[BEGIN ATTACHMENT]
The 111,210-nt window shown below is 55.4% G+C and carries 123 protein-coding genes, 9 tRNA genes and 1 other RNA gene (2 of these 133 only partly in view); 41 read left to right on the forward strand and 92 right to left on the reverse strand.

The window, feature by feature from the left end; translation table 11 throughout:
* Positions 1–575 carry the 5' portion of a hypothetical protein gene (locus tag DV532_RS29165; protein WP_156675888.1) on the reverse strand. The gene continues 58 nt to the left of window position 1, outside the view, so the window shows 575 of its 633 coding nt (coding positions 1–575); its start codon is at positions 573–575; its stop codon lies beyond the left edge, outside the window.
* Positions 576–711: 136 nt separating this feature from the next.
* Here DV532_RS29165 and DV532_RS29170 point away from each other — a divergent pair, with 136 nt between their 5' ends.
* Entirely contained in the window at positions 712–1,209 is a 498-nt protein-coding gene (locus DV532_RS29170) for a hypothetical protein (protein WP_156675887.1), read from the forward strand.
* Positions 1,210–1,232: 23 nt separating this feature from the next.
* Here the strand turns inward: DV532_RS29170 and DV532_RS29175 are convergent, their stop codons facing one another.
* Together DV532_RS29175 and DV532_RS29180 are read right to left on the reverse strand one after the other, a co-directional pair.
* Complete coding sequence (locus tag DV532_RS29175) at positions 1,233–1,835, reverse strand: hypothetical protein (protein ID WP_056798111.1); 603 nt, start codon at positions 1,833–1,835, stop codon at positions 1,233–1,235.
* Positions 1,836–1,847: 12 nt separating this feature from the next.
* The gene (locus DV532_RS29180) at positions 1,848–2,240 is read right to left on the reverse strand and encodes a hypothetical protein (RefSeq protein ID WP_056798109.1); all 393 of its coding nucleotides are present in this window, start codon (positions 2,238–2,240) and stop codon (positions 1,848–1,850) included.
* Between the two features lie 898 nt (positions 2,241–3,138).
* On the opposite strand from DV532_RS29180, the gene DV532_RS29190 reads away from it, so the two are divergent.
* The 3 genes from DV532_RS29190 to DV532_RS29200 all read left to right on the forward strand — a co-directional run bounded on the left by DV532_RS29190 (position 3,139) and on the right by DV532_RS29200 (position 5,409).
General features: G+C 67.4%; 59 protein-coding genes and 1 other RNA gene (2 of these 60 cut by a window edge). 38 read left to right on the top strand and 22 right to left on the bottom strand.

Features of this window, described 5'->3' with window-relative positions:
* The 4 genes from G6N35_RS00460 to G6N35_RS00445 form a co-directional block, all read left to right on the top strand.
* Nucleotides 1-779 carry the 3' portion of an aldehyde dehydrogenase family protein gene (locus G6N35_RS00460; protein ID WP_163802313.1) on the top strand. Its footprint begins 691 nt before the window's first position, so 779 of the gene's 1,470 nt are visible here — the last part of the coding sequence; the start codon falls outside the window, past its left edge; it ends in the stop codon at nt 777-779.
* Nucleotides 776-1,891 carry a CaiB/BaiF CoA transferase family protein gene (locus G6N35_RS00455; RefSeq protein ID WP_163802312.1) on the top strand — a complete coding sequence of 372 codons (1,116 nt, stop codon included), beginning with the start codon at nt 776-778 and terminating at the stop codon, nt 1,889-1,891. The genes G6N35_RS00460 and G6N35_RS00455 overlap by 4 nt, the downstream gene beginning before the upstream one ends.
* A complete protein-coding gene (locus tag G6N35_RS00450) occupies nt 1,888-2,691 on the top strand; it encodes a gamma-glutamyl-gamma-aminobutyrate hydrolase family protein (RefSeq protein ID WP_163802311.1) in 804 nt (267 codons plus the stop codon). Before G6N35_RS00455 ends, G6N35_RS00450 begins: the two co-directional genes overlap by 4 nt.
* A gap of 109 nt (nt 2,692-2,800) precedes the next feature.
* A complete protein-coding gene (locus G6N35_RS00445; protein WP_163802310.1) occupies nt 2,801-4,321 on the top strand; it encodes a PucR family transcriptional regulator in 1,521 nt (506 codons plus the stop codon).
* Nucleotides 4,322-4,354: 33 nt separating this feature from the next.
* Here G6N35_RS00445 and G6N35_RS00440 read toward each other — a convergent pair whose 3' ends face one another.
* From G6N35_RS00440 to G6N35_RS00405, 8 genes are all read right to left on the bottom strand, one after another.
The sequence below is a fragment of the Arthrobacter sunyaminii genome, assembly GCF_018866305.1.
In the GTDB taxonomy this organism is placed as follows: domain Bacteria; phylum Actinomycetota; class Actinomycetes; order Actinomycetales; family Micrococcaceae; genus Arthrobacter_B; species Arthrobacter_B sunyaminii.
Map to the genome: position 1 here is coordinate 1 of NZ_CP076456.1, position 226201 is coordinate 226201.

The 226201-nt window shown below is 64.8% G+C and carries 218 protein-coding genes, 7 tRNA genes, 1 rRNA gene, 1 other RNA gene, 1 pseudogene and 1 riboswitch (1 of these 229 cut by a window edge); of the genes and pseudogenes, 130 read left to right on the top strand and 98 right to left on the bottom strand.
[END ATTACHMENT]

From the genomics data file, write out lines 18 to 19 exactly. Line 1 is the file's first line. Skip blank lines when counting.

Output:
* The 4 genes from G6N35_RS00460 to G6N35_RS00445 form a co-directional block, all read left to right on the top strand.
* Nucleotides 1-779 carry the 3' portion of an aldehyde dehydrogenase family protein gene (locus G6N35_RS00460; protein ID WP_163802313.1) on the top strand. Its footprint begins 691 nt before the window's first position, so 779 of the gene's 1,470 nt are visible here — the last part of the coding sequence; the start codon falls outside the window, past its left edge; it ends in the stop codon at nt 777-779.